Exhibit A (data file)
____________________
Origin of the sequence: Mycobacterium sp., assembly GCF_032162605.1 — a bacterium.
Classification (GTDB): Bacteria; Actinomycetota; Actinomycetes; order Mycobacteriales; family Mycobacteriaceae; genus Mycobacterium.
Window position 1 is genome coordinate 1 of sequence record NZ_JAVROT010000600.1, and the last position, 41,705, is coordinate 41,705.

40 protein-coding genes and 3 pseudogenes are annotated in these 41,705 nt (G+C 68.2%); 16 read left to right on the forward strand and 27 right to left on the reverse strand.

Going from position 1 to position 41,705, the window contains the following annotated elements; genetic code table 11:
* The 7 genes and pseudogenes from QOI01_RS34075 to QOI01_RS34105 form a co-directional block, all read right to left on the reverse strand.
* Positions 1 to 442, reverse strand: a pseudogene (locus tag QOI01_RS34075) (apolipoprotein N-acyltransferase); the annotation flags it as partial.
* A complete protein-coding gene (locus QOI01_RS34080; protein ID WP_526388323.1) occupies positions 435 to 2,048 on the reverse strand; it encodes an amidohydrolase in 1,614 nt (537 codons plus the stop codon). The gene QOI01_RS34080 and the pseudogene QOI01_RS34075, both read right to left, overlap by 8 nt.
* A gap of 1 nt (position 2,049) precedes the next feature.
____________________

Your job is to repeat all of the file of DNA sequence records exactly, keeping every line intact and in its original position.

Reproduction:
Origin of the sequence: Mycobacterium sp., assembly GCF_032162605.1 — a bacterium.
Classification (GTDB): Bacteria; Actinomycetota; Actinomycetes; order Mycobacteriales; family Mycobacteriaceae; genus Mycobacterium.
Window position 1 is genome coordinate 1 of sequence record NZ_JAVROT010000600.1, and the last position, 41,705, is coordinate 41,705.

40 protein-coding genes and 3 pseudogenes are annotated in these 41,705 nt (G+C 68.2%); 16 read left to right on the forward strand and 27 right to left on the reverse strand.

Going from position 1 to position 41,705, the window contains the following annotated elements; genetic code table 11:
* The 7 genes and pseudogenes from QOI01_RS34075 to QOI01_RS34105 form a co-directional block, all read right to left on the reverse strand.
* Positions 1 to 442, reverse strand: a pseudogene (locus tag QOI01_RS34075) (apolipoprotein N-acyltransferase); the annotation flags it as partial.
* A complete protein-coding gene (locus QOI01_RS34080; protein ID WP_526388323.1) occupies positions 435 to 2,048 on the reverse strand; it encodes an amidohydrolase in 1,614 nt (537 codons plus the stop codon). The gene QOI01_RS34080 and the pseudogene QOI01_RS34075, both read right to left, overlap by 8 nt.
* A gap of 1 nt (position 2,049) precedes the next feature.